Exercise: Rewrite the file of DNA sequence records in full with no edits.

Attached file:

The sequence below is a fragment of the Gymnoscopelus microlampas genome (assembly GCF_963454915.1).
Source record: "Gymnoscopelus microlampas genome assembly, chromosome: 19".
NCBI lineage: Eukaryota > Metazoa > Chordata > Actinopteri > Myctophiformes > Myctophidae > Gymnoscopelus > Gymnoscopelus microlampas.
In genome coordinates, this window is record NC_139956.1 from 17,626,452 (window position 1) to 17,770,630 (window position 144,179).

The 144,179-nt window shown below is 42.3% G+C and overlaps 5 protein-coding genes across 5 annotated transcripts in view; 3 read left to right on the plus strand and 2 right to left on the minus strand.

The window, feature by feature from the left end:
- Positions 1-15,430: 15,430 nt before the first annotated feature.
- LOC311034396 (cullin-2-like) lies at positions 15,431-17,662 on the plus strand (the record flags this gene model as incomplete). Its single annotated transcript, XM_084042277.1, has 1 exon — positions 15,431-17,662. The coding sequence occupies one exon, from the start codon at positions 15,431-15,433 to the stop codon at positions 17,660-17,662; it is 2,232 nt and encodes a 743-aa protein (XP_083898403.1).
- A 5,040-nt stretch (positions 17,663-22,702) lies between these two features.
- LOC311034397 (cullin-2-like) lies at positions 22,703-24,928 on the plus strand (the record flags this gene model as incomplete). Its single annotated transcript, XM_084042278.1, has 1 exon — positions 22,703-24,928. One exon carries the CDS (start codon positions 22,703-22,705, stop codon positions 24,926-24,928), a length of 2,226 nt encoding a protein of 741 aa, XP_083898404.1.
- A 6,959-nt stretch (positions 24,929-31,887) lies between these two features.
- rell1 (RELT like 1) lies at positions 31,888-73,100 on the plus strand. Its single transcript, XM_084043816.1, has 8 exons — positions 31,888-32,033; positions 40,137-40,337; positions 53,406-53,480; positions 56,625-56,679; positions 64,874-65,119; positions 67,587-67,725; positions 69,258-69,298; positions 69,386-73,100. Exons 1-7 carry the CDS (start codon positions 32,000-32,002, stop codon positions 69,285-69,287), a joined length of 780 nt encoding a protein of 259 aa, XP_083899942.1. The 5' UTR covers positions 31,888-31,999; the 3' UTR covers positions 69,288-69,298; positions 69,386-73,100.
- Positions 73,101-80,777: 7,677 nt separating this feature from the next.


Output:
The sequence below is a fragment of the Gymnoscopelus microlampas genome (assembly GCF_963454915.1).
Source record: "Gymnoscopelus microlampas genome assembly, chromosome: 19".
NCBI lineage: Eukaryota > Metazoa > Chordata > Actinopteri > Myctophiformes > Myctophidae > Gymnoscopelus > Gymnoscopelus microlampas.
In genome coordinates, this window is record NC_139956.1 from 17,626,452 (window position 1) to 17,770,630 (window position 144,179).

The 144,179-nt window shown below is 42.3% G+C and overlaps 5 protein-coding genes across 5 annotated transcripts in view; 3 read left to right on the plus strand and 2 right to left on the minus strand.

The window, feature by feature from the left end:
- Positions 1-15,430: 15,430 nt before the first annotated feature.
- LOC311034396 (cullin-2-like) lies at positions 15,431-17,662 on the plus strand (the record flags this gene model as incomplete). Its single annotated transcript, XM_084042277.1, has 1 exon — positions 15,431-17,662. The coding sequence occupies one exon, from the start codon at positions 15,431-15,433 to the stop codon at positions 17,660-17,662; it is 2,232 nt and encodes a 743-aa protein (XP_083898403.1).
- A 5,040-nt stretch (positions 17,663-22,702) lies between these two features.
- LOC311034397 (cullin-2-like) lies at positions 22,703-24,928 on the plus strand (the record flags this gene model as incomplete). Its single annotated transcript, XM_084042278.1, has 1 exon — positions 22,703-24,928. One exon carries the CDS (start codon positions 22,703-22,705, stop codon positions 24,926-24,928), a length of 2,226 nt encoding a protein of 741 aa, XP_083898404.1.
- A 6,959-nt stretch (positions 24,929-31,887) lies between these two features.
- rell1 (RELT like 1) lies at positions 31,888-73,100 on the plus strand. Its single transcript, XM_084043816.1, has 8 exons — positions 31,888-32,033; positions 40,137-40,337; positions 53,406-53,480; positions 56,625-56,679; positions 64,874-65,119; positions 67,587-67,725; positions 69,258-69,298; positions 69,386-73,100. Exons 1-7 carry the CDS (start codon positions 32,000-32,002, stop codon positions 69,285-69,287), a joined length of 780 nt encoding a protein of 259 aa, XP_083899942.1. The 5' UTR covers positions 31,888-31,999; the 3' UTR covers positions 69,288-69,298; positions 69,386-73,100.
- Positions 73,101-80,777: 7,677 nt separating this feature from the next.